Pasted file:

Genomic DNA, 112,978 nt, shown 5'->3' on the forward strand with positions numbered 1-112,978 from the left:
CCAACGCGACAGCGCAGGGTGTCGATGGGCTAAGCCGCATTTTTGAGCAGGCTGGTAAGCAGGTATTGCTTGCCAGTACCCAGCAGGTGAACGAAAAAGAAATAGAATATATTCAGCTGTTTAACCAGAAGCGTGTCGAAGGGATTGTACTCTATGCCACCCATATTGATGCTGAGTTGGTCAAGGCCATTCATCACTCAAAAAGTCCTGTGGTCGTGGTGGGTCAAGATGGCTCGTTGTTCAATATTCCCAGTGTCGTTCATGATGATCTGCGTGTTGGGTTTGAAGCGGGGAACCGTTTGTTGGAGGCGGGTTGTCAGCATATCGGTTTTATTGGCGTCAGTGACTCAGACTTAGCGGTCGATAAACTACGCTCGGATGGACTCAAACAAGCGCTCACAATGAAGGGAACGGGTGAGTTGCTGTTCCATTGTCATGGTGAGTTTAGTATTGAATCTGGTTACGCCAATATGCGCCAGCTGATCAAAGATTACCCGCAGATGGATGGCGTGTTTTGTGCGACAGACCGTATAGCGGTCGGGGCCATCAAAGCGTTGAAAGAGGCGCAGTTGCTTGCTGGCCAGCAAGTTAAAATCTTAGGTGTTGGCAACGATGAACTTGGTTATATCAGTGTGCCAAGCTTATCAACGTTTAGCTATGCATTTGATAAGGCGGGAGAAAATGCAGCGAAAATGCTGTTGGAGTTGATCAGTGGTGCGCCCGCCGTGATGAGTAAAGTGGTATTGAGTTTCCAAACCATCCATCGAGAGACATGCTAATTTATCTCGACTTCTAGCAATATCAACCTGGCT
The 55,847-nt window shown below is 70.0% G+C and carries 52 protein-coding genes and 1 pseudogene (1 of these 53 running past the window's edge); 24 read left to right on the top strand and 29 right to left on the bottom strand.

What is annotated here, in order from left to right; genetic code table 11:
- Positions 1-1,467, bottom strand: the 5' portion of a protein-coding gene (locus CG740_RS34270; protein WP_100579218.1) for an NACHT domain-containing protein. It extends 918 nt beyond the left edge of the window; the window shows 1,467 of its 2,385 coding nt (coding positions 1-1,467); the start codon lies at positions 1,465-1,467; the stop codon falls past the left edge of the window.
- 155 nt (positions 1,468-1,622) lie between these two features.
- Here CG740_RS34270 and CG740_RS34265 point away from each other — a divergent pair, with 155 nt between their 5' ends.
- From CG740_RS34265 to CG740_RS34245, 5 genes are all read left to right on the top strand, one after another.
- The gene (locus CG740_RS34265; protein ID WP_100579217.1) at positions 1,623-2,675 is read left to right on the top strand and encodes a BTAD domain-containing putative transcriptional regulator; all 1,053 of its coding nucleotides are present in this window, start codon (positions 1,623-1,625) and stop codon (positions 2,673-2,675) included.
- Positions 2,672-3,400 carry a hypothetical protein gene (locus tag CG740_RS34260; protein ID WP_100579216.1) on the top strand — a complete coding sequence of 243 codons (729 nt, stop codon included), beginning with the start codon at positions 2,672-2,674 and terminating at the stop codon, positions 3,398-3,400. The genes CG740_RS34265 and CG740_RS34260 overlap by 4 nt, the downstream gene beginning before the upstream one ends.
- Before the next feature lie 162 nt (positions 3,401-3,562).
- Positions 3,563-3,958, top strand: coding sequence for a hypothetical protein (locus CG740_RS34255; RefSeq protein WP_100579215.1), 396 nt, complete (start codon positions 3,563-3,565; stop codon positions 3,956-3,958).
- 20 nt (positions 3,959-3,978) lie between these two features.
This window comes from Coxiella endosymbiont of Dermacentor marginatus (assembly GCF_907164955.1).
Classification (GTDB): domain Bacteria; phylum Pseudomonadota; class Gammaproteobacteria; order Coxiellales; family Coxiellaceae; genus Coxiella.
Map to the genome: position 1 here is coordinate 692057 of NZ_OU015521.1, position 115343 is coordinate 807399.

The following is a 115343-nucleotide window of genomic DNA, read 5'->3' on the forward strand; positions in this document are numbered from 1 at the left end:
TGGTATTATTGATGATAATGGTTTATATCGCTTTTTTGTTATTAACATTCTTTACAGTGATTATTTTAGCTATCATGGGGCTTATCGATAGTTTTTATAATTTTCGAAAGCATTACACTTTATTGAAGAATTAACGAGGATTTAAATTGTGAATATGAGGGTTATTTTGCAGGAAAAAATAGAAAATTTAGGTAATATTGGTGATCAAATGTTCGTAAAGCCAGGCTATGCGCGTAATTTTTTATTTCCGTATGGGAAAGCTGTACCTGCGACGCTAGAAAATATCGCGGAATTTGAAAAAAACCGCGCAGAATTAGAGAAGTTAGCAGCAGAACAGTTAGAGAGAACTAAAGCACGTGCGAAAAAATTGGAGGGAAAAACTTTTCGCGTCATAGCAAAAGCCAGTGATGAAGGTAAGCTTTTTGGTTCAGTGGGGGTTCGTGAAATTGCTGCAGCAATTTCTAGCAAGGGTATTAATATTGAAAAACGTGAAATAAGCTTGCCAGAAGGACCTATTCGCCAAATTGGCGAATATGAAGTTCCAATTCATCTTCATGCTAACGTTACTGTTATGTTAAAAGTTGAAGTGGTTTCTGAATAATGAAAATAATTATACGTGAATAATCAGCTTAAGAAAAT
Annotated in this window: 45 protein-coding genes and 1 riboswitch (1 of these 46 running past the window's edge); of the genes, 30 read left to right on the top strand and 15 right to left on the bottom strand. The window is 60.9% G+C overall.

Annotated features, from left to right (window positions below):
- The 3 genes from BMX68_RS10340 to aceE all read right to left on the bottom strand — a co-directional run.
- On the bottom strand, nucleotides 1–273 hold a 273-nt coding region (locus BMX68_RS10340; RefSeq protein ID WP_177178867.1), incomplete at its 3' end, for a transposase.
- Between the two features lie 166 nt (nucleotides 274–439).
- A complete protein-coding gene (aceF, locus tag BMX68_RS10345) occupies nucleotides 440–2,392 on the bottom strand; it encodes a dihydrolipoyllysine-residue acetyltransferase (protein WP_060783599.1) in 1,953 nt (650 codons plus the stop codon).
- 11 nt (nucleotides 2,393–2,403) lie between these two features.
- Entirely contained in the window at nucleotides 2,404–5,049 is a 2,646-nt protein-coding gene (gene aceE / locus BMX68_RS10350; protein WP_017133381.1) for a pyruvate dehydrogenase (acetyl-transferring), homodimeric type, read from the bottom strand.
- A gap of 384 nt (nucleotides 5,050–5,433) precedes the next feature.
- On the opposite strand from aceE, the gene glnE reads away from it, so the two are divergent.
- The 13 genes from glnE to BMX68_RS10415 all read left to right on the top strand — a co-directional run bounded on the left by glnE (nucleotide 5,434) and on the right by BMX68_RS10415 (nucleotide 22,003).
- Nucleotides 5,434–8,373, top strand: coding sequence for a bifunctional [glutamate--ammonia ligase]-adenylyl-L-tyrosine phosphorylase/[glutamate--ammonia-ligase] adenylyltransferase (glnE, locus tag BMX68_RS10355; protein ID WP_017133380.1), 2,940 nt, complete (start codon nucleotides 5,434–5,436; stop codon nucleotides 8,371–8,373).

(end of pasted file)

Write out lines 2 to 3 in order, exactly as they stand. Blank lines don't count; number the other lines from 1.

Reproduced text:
CCAACGCGACAGCGCAGGGTGTCGATGGGCTAAGCCGCATTTTTGAGCAGGCTGGTAAGCAGGTATTGCTTGCCAGTACCCAGCAGGTGAACGAAAAAGAAATAGAATATATTCAGCTGTTTAACCAGAAGCGTGTCGAAGGGATTGTACTCTATGCCACCCATATTGATGCTGAGTTGGTCAAGGCCATTCATCACTCAAAAAGTCCTGTGGTCGTGGTGGGTCAAGATGGCTCGTTGTTCAATATTCCCAGTGTCGTTCATGATGATCTGCGTGTTGGGTTTGAAGCGGGGAACCGTTTGTTGGAGGCGGGTTGTCAGCATATCGGTTTTATTGGCGTCAGTGACTCAGACTTAGCGGTCGATAAACTACGCTCGGATGGACTCAAACAAGCGCTCACAATGAAGGGAACGGGTGAGTTGCTGTTCCATTGTCATGGTGAGTTTAGTATTGAATCTGGTTACGCCAATATGCGCCAGCTGATCAAAGATTACCCGCAGATGGATGGCGTGTTTTGTGCGACAGACCGTATAGCGGTCGGGGCCATCAAAGCGTTGAAAGAGGCGCAGTTGCTTGCTGGCCAGCAAGTTAAAATCTTAGGTGTTGGCAACGATGAACTTGGTTATATCAGTGTGCCAAGCTTATCAACGTTTAGCTATGCATTTGATAAGGCGGGAGAAAATGCAGCGAAAATGCTGTTGGAGTTGATCAGTGGTGCGCCCGCCGTGATGAGTAAAGTGGTATTGAGTTTCCAAACCATCCATCGAGAGACATGCTAATTTATCTCGACTTCTAGCAATATCAACCTGGCT
The 55,847-nt window shown below is 70.0% G+C and carries 52 protein-coding genes and 1 pseudogene (1 of these 53 running past the window's edge); 24 read left to right on the top strand and 29 right to left on the bottom strand.